Peabody and assurance: coal mine clean-up deal in U.S reached
The largest U.S coal producer has struck a deal to cover the costs of mine clean-up liabilities while in bankruptcy with three U.S states, court documents have revealed.
Peabody Energy Corp, the world’s largest private-sector coal company with operations in the U.S and Australia, is currently in a state of bankruptcy.
The company has benefited from a governmental program known as self-bonding, which allows the company to extract coal without setting aside cash or collateral in a bid to ensure the company will restore the site to its natural setting.
"Peabody is continuing our actions to restore coal mined lands using best-in-class practices, and we are committed to our reclamation as we have been for decades," said Peabody President – Americas Kemal Williamson.
"We are pleased to reach agreements that provide additional security toward our reclamation obligations and look forward to ongoing discussions regarding Peabody's reclamation bonding long term."
Self-bonding has come under increased scrutiny due to the bankruptcy filing by Peabody as the practice exposes taxpayers to potential billion-dollar clean-up cost, should the company walk away from the site.
In the deal with Wyoming, New Mexico and Indiana, about 15 percent of Peabody's $1.2 billion in self-bonds will be secured by debtor-in-possession financing during its bankruptcy.
Wyoming can receive $127 million cash if Peabody were to walk away from reclamation while in bankruptcy, New Mexico $32 million and Indiana $17 million.
The agreement with Peabody is yet to be approved by a federal bankruptcy judge, with a hearing scheduled for August this year.
Following uncertainty as to whether Peabody will replace its self-bonded liabilities once the company emerges from bankruptcy, state regulators are concerned that the state would foot the bill for the clean-up of the mine.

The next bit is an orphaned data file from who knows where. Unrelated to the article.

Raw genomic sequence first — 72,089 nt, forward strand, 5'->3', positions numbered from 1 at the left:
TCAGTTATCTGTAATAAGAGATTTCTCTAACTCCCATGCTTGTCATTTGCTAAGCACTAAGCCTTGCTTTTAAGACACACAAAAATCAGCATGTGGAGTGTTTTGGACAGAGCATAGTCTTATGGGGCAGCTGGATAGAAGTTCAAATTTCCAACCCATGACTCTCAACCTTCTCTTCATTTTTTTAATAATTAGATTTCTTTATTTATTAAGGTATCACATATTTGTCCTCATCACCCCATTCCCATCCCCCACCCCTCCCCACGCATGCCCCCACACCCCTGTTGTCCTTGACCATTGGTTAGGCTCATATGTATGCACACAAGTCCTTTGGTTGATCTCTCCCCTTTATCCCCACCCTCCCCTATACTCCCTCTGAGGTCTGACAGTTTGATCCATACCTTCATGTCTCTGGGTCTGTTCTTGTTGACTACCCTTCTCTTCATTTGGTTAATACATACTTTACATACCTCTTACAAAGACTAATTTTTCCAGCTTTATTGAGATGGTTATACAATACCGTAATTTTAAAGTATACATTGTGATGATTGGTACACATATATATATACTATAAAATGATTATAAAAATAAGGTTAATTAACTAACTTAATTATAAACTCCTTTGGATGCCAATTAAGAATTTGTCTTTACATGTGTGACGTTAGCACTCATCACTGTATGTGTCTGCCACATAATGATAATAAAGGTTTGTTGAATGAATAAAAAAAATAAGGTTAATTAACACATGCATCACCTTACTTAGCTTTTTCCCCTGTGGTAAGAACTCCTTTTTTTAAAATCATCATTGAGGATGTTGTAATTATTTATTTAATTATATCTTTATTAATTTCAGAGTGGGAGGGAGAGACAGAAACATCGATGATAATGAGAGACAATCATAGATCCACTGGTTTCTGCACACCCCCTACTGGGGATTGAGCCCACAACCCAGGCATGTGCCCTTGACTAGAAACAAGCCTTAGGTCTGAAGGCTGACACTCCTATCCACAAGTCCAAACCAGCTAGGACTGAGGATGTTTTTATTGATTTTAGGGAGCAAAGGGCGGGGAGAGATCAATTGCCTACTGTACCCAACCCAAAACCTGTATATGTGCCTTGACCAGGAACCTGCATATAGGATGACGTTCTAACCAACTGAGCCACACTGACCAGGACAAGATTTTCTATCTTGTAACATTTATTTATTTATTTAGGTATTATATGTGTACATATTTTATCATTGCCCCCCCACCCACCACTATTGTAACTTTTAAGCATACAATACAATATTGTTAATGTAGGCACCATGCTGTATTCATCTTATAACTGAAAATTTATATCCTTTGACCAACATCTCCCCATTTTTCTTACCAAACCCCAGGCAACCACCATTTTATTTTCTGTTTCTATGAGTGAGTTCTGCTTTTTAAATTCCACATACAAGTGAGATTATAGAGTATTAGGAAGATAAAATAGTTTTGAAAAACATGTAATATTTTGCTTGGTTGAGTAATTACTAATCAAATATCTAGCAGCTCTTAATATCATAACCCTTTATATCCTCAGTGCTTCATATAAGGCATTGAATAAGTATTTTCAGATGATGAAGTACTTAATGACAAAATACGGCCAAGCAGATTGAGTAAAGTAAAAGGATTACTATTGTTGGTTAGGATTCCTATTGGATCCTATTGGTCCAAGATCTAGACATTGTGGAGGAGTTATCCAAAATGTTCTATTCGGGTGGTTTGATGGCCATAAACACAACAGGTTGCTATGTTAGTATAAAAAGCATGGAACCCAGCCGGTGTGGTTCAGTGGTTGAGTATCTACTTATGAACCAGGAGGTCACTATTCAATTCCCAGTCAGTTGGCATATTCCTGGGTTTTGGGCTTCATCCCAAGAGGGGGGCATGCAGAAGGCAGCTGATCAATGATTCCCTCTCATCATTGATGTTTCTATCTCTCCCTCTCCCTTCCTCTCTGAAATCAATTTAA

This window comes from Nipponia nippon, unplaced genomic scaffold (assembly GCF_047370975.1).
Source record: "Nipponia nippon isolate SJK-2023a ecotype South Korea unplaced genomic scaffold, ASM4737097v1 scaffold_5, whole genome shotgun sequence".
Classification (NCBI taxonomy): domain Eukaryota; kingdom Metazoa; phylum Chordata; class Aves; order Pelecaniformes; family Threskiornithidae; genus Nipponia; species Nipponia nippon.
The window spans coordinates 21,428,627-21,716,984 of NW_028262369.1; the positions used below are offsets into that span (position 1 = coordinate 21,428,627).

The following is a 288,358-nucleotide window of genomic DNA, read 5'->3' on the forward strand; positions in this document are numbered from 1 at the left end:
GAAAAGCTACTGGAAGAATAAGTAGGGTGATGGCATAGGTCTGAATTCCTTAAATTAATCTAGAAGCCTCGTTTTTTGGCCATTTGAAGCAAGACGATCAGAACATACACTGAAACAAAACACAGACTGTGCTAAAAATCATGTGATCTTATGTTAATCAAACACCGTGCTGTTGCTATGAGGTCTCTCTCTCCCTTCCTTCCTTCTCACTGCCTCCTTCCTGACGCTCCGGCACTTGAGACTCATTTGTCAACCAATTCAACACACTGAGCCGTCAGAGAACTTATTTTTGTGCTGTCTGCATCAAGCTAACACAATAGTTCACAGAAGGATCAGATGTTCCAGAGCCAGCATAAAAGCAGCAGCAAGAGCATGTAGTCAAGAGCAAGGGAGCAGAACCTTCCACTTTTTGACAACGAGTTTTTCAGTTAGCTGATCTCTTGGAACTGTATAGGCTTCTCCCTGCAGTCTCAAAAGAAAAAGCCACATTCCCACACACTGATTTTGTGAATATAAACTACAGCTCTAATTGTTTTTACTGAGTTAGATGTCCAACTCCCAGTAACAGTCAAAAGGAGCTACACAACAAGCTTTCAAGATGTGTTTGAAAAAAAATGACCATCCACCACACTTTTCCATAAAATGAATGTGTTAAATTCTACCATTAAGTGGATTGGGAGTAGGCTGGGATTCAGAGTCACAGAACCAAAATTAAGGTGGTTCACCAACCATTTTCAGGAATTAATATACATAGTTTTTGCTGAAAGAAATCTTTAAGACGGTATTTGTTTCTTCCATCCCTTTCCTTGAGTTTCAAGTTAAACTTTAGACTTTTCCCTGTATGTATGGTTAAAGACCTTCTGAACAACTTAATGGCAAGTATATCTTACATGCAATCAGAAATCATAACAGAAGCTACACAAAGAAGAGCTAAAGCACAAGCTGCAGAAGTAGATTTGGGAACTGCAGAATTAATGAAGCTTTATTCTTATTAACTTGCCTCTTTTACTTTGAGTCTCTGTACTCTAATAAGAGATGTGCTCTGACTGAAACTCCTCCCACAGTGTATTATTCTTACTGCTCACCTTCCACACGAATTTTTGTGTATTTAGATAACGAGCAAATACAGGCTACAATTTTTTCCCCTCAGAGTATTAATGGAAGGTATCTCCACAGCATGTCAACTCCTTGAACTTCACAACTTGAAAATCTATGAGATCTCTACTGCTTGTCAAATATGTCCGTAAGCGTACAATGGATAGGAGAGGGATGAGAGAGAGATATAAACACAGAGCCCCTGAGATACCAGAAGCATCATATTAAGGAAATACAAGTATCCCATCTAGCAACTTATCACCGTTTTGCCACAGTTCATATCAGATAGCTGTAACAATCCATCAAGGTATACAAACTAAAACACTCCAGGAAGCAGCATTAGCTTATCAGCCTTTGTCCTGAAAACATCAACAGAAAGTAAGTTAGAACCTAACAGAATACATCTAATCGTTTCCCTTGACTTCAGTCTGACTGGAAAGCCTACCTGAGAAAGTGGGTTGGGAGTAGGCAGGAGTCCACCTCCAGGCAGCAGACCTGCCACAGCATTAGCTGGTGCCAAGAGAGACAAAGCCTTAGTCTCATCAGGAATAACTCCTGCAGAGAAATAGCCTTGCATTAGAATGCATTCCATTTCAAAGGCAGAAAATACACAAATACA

Read the July issue of Mining Global Magazine!
Be sure to follow @MiningGlobal for news and latest updates.
Gerald Group resolves iron ore dispute with Sierra Leone
Gerald Group, the US commodity trader, will pay Sierra Leone $20mn and cede a 10% stake in an iron ore project as part of the resolution to a nearly two-year dispute that led to the shutdown of production, the two sides revealed.
Gerald's wholly-owned subsidiary SL Mining filed for arbitration in August 2019 over a royalty payment dispute and suspended the Marampa mine the following month. Sierra Leone's government responded by cancelling its mining licence.
As part of the agreement signed on Friday, Sierra Leone will take a non-dilutable 10% stake in a new company that will replace SL Mining and resume operations at Marampa by June 1, Gerald said in a statement.
Gerald will make two $10mn payments this year and will have the immediate right to ship its current stockpile of about 707,000 tonnes of iron ore, it said.
Both sides will withdraw their legal claims before the International Chamber of Commerce (ICC) and International Centre for Settlement of Investment Disputes (ICSID), the statement added.
Gerald’s chairman and CEO Craig Dean commented: "I am delighted that we have been able to resolve our differences and have a fresh start and new beginning with the government of Sierra Leone."
Sierra Leone's Mines Minister Timothy Kabba told a news conference on Tuesday that the agreement was a milestone for the country.
"Whatever the pain we may have borne or dreaded throughout these two years ... this outcome justifies our action," he said.
Gerald estimates that Marampa holds about 1 billion tonnes of iron ore with a potential lifespan of 30 years.
Back in 2019, Dean spoke with Mining about the development of Marampa and commented: "SL Mining offers a substantial opportunity for Gerald Group as our Marampa mine in Sierra Leone is set to deliver six million tonnes of high-grade iron ore during its operational life. If you analyse the iron ore market it has transformed, even from a couple of years ago when prices were very low. Now prices have stabilised we’re in a favourable position with our first shipments leaving for China.
"Our goal is to make ‘Marampa Blue’ an internationally recognised premium grade iron ore brand. We intend to expand the delivery of high-grade 65% iron ore concentrate to markets in Europe and Africa.”